Do I have any more proof than this “longed long to” bit?

But of course!

After the highly rational, completely coherent “to be or not to be” speech, and then right after a polite, if stiff, exchange of pleasantries with Ophelia, Hamlet starts assaulting her with a series of highly sexual and degrading comments. After she presses him to take back the tokens of his love, he first responds “I never gave you aught.” Clearly, he is not being literal. He is saying “I never gave you jack shit. That stuff is worthless”—which is like saying “It was all a charade. You are not who I thought you were so what I thought I loved does not exist.” Ophelia has no trouble understanding the hostility of his message, even if she does not understand why he has turned on her this way. So she responds form the heart, making it clear that what he calls “aught” she valued as “rich gifts” until, suddenly, he proved to be “unkind” to her:

     My honour'd lord, you know right well you did;
     And, with them, words of so sweet breath composed
     As made the things more rich: their perfume lost,
    Take these again; for to the noble mind
     Rich gifts wax poor when givers prove unkind.
     There, my lord.

 But that is more than enough for Hamlet. With this pretty speech she essentially confirms that she is not acting naturally; she is someone else’s pawn. Instead of feeling sorry for her, he goes for the jugular. He attacks her “honesty”—in a single word challenging both her truthfulness and her chastity, knowing full well that he is hitting below the belt, so to speak:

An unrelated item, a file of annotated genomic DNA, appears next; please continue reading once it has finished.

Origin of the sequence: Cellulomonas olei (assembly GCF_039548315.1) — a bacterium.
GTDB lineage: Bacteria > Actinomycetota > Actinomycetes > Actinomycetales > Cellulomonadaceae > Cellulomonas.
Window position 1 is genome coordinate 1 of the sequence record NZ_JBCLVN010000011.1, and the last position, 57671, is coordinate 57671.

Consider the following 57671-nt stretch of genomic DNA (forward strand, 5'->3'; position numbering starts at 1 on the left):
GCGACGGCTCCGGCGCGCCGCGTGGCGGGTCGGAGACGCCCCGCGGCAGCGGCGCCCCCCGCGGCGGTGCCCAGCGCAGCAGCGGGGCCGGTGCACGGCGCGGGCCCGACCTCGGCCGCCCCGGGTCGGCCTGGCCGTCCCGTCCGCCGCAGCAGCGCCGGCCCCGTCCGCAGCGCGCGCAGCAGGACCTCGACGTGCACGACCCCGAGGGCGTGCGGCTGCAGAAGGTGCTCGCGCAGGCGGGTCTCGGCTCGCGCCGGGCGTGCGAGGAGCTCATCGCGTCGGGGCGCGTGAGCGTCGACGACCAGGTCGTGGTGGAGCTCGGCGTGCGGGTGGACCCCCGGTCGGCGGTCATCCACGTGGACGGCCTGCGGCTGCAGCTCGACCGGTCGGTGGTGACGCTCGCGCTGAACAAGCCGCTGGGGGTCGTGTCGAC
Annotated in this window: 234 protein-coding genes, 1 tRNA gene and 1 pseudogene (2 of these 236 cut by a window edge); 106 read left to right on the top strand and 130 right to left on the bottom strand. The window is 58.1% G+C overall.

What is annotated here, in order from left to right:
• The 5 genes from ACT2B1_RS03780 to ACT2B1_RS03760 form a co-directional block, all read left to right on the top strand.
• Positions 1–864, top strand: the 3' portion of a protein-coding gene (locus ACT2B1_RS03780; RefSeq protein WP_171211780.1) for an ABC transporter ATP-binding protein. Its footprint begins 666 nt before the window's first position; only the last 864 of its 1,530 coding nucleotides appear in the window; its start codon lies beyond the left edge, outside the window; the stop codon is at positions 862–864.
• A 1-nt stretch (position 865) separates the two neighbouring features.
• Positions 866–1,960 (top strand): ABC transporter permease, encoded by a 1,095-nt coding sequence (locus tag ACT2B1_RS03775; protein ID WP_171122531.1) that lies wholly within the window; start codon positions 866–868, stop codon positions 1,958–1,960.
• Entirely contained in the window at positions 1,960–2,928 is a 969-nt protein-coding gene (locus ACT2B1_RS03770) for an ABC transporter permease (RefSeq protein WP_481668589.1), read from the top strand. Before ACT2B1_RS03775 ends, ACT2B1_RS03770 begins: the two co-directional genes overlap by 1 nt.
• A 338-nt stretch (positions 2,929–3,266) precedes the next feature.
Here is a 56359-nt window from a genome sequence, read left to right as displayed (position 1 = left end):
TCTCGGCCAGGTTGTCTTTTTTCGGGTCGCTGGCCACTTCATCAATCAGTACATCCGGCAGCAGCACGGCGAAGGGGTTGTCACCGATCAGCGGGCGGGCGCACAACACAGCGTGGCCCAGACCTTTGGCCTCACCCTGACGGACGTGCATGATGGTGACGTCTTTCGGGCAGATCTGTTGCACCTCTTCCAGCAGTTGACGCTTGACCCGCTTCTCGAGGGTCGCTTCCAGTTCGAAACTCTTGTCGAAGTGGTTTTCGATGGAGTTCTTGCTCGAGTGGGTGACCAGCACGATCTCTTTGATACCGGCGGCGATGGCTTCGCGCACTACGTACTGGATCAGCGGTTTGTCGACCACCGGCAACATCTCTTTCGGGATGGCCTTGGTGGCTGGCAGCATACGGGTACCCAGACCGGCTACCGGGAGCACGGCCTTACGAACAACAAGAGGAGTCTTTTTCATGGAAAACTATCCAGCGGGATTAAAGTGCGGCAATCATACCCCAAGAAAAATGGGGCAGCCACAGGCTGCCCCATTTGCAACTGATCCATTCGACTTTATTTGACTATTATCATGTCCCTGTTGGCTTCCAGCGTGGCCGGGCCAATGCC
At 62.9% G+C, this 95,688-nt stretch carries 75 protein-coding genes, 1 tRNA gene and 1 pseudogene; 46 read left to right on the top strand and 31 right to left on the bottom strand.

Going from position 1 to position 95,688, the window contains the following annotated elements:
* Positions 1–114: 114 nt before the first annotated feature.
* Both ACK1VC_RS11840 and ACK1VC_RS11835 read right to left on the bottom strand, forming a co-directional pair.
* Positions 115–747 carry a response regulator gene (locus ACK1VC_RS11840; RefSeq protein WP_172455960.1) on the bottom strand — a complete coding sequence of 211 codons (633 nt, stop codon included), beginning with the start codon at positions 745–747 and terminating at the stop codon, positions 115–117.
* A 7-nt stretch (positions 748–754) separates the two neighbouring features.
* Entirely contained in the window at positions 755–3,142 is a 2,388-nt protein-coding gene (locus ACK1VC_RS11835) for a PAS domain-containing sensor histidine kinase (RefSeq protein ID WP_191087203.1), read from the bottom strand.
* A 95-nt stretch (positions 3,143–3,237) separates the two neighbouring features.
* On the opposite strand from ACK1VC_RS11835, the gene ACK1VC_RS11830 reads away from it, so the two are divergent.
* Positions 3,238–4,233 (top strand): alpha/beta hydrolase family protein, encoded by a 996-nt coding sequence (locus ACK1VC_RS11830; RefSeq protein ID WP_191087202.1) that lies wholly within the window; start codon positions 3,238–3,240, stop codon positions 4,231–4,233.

That if you be honest and fair, your honesty should
admit no discourse to your beauty.

Could beauty, my lord, have better commerce than
with honesty?

Ay, truly; for the power of beauty will sooner
transform honesty from what it is to a bawd than the
force of honesty can translate beauty into his
likeness: this was sometime a paradox, but now the
time gives it proof.

After this insulting exchange, Hamlet ups the intensity still further—admitting one moment that he did love her once and then immediately thereafter contradicting himself:

. . . . I did love you once.

Indeed, my lord, you made me believe so.

You should not have believed me; for virtue cannot
so inoculate our old stock but we shall relish of
it: I loved you not.

I was the more deceived.

Right after that, Hamlet starts urging Ophelia to get herself to a nunnery. His rant against marriage and procreation is so over the top that she is forced to conclude “O, what a noble mind is here o'erthrown!” 

The raving-lunatic bit is, in part, a performance for Ophelia and any other spies that might be at hand. But Hamlet gets so absorbed in his ravings—venting real emotions in his effort to portray himself as unhinged—that he ultimately exposes his true feelings.  In particular, Hamlet telegraphs exactly what he thinks about the marriage between his Uncle Claudius and his Mother Gertrude: “we will have no more marriages:/ those that are married already, all but one, shall/ live the rest shall keep as they are.” That is why, after Hamlet storms off and Claudius and Polonius emerge from their hiding place, Claudius recognizes uneasily “what he spake, though it lack'd form a little,/ Was not like madness.”